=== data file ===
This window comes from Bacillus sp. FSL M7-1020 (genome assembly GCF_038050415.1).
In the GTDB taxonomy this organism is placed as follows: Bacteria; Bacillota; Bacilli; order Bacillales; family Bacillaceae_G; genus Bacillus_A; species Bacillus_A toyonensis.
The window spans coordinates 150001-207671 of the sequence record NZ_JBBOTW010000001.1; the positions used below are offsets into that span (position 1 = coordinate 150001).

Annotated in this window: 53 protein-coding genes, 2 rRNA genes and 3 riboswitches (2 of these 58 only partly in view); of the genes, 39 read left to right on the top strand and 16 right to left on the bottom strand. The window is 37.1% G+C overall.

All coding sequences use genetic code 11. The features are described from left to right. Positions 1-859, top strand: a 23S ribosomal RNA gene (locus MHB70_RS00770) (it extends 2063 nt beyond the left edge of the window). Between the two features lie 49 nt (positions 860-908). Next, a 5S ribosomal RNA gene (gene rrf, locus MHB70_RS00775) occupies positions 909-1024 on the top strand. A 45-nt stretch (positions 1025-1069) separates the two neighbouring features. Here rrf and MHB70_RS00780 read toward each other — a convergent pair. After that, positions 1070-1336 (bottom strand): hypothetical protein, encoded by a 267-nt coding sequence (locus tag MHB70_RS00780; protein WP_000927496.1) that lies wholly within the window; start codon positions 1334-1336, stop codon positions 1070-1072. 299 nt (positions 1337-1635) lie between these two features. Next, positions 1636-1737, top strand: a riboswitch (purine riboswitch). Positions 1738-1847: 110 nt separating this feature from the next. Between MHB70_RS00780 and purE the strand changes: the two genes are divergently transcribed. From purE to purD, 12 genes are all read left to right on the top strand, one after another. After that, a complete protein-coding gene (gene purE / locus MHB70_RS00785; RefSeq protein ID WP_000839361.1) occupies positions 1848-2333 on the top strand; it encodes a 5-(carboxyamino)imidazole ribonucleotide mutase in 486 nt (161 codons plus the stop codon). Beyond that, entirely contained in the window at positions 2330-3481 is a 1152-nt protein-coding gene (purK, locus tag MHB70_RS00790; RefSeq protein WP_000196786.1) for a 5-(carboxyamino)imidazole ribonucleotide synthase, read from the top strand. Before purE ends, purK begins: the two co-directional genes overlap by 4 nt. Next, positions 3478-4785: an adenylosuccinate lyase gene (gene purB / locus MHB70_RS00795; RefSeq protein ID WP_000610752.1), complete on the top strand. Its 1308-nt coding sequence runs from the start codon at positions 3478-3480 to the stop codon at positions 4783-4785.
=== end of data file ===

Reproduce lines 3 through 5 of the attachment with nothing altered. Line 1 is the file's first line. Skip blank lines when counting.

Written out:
The window spans coordinates 150001-207671 of the sequence record NZ_JBBOTW010000001.1; the positions used below are offsets into that span (position 1 = coordinate 150001).

Annotated in this window: 53 protein-coding genes, 2 rRNA genes and 3 riboswitches (2 of these 58 only partly in view); of the genes, 39 read left to right on the top strand and 16 right to left on the bottom strand. The window is 37.1% G+C overall.

All coding sequences use genetic code 11. The features are described from left to right. Positions 1-859, top strand: a 23S ribosomal RNA gene (locus MHB70_RS00770) (it extends 2063 nt beyond the left edge of the window). Between the two features lie 49 nt (positions 860-908). Next, a 5S ribosomal RNA gene (gene rrf, locus MHB70_RS00775) occupies positions 909-1024 on the top strand. A 45-nt stretch (positions 1025-1069) separates the two neighbouring features. Here rrf and MHB70_RS00780 read toward each other — a convergent pair. After that, positions 1070-1336 (bottom strand): hypothetical protein, encoded by a 267-nt coding sequence (locus tag MHB70_RS00780; protein WP_000927496.1) that lies wholly within the window; start codon positions 1334-1336, stop codon positions 1070-1072. 299 nt (positions 1337-1635) lie between these two features. Next, positions 1636-1737, top strand: a riboswitch (purine riboswitch). Positions 1738-1847: 110 nt separating this feature from the next. Between MHB70_RS00780 and purE the strand changes: the two genes are divergently transcribed. From purE to purD, 12 genes are all read left to right on the top strand, one after another. After that, a complete protein-coding gene (gene purE / locus MHB70_RS00785; RefSeq protein ID WP_000839361.1) occupies positions 1848-2333 on the top strand; it encodes a 5-(carboxyamino)imidazole ribonucleotide mutase in 486 nt (161 codons plus the stop codon). Beyond that, entirely contained in the window at positions 2330-3481 is a 1152-nt protein-coding gene (purK, locus tag MHB70_RS00790; RefSeq protein WP_000196786.1) for a 5-(carboxyamino)imidazole ribonucleotide synthase, read from the top strand. Before purE ends, purK begins: the two co-directional genes overlap by 4 nt. Next, positions 3478-4785: an adenylosuccinate lyase gene (gene purB / locus MHB70_RS00795; RefSeq protein ID WP_000610752.1), complete on the top strand. Its 1308-nt coding sequence runs from the start codon at positions 3478-3480 to the stop codon at positions 4783-4785.